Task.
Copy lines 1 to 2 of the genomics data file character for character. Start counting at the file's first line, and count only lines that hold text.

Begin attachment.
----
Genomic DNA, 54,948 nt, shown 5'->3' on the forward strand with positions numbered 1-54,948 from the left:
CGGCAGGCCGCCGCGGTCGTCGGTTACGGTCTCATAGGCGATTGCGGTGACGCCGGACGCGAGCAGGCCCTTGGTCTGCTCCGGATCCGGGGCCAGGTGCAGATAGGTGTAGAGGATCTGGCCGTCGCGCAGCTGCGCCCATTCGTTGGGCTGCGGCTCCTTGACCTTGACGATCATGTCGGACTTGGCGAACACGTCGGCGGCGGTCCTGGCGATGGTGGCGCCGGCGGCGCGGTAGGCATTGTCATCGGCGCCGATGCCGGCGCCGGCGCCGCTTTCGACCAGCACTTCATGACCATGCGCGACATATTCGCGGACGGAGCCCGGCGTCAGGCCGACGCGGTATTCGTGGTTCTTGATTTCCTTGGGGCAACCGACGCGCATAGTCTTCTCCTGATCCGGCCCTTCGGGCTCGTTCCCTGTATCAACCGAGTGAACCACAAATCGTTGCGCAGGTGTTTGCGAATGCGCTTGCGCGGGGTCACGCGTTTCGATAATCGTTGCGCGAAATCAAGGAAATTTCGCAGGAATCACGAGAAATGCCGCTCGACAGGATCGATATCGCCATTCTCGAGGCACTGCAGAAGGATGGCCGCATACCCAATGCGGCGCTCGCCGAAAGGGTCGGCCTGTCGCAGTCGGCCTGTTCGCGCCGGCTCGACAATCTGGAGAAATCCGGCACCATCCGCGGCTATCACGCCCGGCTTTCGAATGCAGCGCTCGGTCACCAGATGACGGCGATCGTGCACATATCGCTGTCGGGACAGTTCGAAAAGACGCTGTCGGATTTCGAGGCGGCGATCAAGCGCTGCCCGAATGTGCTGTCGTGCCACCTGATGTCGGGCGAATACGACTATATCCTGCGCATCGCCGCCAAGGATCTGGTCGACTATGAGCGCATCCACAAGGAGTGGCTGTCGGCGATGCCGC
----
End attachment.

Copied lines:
Genomic DNA, 54,948 nt, shown 5'->3' on the forward strand with positions numbered 1-54,948 from the left:
CGGCAGGCCGCCGCGGTCGTCGGTTACGGTCTCATAGGCGATTGCGGTGACGCCGGACGCGAGCAGGCCCTTGGTCTGCTCCGGATCCGGGGCCAGGTGCAGATAGGTGTAGAGGATCTGGCCGTCGCGCAGCTGCGCCCATTCGTTGGGCTGCGGCTCCTTGACCTTGACGATCATGTCGGACTTGGCGAACACGTCGGCGGCGGTCCTGGCGATGGTGGCGCCGGCGGCGCGGTAGGCATTGTCATCGGCGCCGATGCCGGCGCCGGCGCCGCTTTCGACCAGCACTTCATGACCATGCGCGACATATTCGCGGACGGAGCCCGGCGTCAGGCCGACGCGGTATTCGTGGTTCTTGATTTCCTTGGGGCAACCGACGCGCATAGTCTTCTCCTGATCCGGCCCTTCGGGCTCGTTCCCTGTATCAACCGAGTGAACCACAAATCGTTGCGCAGGTGTTTGCGAATGCGCTTGCGCGGGGTCACGCGTTTCGATAATCGTTGCGCGAAATCAAGGAAATTTCGCAGGAATCACGAGAAATGCCGCTCGACAGGATCGATATCGCCATTCTCGAGGCACTGCAGAAGGATGGCCGCATACCCAATGCGGCGCTCGCCGAAAGGGTCGGCCTGTCGCAGTCGGCCTGTTCGCGCCGGCTCGACAATCTGGAGAAATCCGGCACCATCCGCGGCTATCACGCCCGGCTTTCGAATGCAGCGCTCGGTCACCAGATGACGGCGATCGTGCACATATCGCTGTCGGGACAGTTCGAAAAGACGCTGTCGGATTTCGAGGCGGCGATCAAGCGCTGCCCGAATGTGCTGTCGTGCCACCTGATGTCGGGCGAATACGACTATATCCTGCGCATCGCCGCCAAGGATCTGGTCGACTATGAGCGCATCCACAAGGAGTGGCTGTCGGCGATGCCGC